By Jeff Balke
By Aaron Reiss
By Angelica Leicht
By Dianna Wray
By Aaron Reiss
By Camilo Smith
By Craig Malisow
By Jeff Balke
Why Brown Barely Beat Morales
Spending Millions For Third Place
Ah, Peter Brown. You spent more than $3 million of your wife's cash, you put up dazzling ads that showed you jazzercising your way to Houston's future, you led the polls most of the way, as long as "Undecided" wasn't included.
Yet you lost. Badly. Instead of making the runoff, you had to struggle to beat no-name Roy Morales, a Republican running in a Democratic city.
How did this happen?
1. People don't want to appear stupid when polled. Let's say you're a Houstonian watching Wheel of Fortune and the phone rings. It's some pollster wanting your input on the Houston mayor's race. Your entire knowledge of, and interest in, the Houston mayor's race comes from Peter Brown ads, which seem designed to interrupt your Wheel viewing. Instead of pleading ignorance, you toss out the name of the only candidate you've heard of. That doesn't mean you're going to get up off your Wheel-watching butt and go to the polls, though.
2. With no natural constituency, Brown needed to fire up casual voters. Instead, they remained casual. While Houston has had no trouble electing rich, white, boring guys to the mayor's job, it's not like River Oaks can dictate who wins anymore. Annise Parker had her Montrose constituency — of which we expect we will begin to hear a lot more about, in terms of "traditionally socially conservative" blacks having some "concerns" — and Gene Locke had whatever black support Brown hadn't rented. Brown had no real base to speak of, so he needed to get votes from the kind of people who don't rabidly follow Houston mayoral politics. Those people remained rabidly uninterested.
3. You're old, Peter Brown!! Old!! It's hard to drum up excitement and energy when you give off the impression of someone who wonders why they took Murder, She Wrote off the air. Brown may be as full of vigor as his ads seemed to insist, but from a podium he was a snooze. The Dukakis-Kerry School of Charisma continues to have trouble finding success.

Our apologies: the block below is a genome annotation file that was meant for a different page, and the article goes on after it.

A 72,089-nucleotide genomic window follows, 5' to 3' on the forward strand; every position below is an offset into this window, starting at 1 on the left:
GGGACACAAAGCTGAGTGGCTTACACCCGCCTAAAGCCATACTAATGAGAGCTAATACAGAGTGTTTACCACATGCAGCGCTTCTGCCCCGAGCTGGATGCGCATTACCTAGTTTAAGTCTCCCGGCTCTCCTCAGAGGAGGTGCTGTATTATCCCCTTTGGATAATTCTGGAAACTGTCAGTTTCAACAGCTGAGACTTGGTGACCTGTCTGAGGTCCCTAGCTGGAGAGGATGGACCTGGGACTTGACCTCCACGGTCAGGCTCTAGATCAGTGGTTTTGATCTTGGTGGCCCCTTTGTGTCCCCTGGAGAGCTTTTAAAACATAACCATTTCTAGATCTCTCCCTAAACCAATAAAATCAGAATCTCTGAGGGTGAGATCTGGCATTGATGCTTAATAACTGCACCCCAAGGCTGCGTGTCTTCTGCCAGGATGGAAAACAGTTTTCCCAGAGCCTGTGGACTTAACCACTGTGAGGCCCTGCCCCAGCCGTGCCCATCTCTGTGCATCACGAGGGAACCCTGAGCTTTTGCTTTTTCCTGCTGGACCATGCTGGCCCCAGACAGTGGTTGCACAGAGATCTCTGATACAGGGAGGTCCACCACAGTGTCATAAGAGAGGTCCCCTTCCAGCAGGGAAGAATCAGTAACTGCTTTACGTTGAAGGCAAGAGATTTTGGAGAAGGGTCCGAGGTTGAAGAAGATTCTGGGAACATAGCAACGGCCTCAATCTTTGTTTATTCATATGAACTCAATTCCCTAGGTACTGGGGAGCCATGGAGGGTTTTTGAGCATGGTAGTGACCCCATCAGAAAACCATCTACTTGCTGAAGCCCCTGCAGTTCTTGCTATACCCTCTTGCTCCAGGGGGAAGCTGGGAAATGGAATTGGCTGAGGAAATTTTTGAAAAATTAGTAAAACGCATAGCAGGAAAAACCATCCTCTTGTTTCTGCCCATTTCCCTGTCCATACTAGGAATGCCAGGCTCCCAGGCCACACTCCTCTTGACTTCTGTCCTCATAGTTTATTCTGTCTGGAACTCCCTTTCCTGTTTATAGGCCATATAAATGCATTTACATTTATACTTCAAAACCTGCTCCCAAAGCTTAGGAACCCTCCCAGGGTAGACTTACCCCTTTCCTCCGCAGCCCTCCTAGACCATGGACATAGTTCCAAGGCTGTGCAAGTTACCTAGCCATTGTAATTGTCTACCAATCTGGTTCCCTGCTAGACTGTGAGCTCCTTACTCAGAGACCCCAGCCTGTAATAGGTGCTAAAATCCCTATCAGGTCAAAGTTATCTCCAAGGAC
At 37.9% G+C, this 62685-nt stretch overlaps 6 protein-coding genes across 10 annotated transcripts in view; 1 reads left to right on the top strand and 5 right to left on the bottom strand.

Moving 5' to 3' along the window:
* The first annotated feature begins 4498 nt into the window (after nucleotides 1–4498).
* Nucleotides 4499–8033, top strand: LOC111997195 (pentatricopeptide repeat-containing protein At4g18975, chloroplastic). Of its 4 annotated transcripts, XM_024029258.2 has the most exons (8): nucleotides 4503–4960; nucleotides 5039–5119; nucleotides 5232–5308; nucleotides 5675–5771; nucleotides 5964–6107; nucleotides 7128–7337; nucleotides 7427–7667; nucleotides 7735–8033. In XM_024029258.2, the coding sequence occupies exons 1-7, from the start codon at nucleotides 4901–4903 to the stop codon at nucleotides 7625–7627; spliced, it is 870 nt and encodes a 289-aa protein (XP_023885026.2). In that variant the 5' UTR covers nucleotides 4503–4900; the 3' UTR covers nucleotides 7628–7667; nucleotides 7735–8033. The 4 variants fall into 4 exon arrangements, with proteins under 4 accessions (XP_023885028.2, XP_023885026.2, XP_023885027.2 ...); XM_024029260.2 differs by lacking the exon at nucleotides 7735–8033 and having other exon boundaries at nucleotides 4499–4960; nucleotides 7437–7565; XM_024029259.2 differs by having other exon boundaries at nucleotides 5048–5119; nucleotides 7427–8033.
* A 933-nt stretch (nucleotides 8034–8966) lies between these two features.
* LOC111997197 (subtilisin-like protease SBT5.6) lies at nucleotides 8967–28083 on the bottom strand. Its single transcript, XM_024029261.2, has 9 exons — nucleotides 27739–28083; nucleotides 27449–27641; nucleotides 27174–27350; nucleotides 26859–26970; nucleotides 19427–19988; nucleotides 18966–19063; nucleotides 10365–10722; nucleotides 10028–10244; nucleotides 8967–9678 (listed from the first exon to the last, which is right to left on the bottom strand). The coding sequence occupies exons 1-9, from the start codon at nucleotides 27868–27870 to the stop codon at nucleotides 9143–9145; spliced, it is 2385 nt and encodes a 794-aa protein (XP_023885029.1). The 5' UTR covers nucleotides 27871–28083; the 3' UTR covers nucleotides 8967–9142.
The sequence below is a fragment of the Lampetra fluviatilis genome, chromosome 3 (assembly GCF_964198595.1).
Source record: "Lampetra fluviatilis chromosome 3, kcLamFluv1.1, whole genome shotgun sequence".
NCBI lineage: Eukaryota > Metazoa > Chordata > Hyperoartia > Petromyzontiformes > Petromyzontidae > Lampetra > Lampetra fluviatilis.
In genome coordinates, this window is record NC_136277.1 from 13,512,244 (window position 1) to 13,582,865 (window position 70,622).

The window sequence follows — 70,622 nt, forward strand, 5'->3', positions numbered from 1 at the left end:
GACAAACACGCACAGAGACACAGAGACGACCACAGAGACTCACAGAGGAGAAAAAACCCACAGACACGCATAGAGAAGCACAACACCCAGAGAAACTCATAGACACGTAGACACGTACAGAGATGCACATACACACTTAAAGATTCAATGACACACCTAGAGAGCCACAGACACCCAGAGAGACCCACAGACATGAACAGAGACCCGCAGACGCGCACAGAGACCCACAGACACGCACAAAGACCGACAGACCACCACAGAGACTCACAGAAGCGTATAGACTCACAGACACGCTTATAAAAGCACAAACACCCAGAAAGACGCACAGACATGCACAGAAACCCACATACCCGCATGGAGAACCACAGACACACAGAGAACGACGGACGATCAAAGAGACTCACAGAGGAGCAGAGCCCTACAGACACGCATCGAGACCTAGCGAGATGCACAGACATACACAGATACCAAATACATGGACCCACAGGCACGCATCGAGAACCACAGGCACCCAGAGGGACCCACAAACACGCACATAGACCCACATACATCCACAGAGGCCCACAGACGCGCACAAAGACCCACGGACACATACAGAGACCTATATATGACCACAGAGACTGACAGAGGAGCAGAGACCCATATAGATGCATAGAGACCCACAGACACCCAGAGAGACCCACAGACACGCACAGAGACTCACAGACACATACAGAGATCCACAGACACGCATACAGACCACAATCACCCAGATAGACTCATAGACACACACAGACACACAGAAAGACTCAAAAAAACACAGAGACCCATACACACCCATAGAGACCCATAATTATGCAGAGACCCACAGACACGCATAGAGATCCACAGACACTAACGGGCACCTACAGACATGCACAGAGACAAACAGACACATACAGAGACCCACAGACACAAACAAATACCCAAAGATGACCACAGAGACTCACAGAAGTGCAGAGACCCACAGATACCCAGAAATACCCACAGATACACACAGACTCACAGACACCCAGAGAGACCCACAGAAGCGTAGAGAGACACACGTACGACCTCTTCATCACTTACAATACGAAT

4. Teabaggers went to the polls to stop the rise of Stalinistic Fascist-Socialism. Instead of voting for Brown, conservatives riled up over Obama decided to send a message by voting for the only guy who identified himself as a Republican. It was an utterly wasted vote, as it proved nothing but the fact that the GOP vote in the city has a pretty low ceiling, but we can only hope the White House got the message.
5. Everyone saw the polls and decided Brown was a shoo-in, so they stayed home. Or they didn't see the polls, because no one gave a damn about the mayor's race this year, so they stayed home. One of those two.
Memories of Mary's
Mementoes of the late, great gay bar
By Richard Connelly
Mary's, the bar that many people think of as the gay bar in Houston history, is no more, a victim of unpaid rent.
But there's a scramble going on to try to keep as much of the place as possible, as a way to preserve a cornerstone of Houston's gay past.
A Facebook page has been set up to encourage ways to get artifacts from the 40-year-old place.
"The old sign with Ronald Reagan smoking that hung in the bathroom?" writes one commenter. "The old 'Mary's' sign that hung outside the building on the patio? What about any of the artifacts stored in the back building? Or some of the items from the back patio, like the motorcycle and statue?"
Tim Brookover, an activist in the gay community, is urging the GLBT Community Center board to get active in saving whatever can be saved. "Mary's contains a number of objects and artifacts that are significant to gay, lesbian, bisexual and transgender heritage," he says. "Our ad hoc Mary's heritage group, spearheaded by the GLBT Community Center, is seeking to get access to Mary's and, we hope, permission to remove at least some of the items. At the very least, we hope to document what is left with photography."
If those walls could speak...
The Mayoral Madness Continues
Houston is barely coming off the adrenaline rush of the mayoral election, and already it has been set careening into the nonstop thrill ride of the runoff.
You thought Annise Parker and Gene Locke brought the high-octane heat in the first round? You ain't seen nothing yet. (Probably because you weren't paying attention, and who could blame you?)
Parker and Locke now battle it out mano-a-womano without the distractions of far feebler, less electric candidates.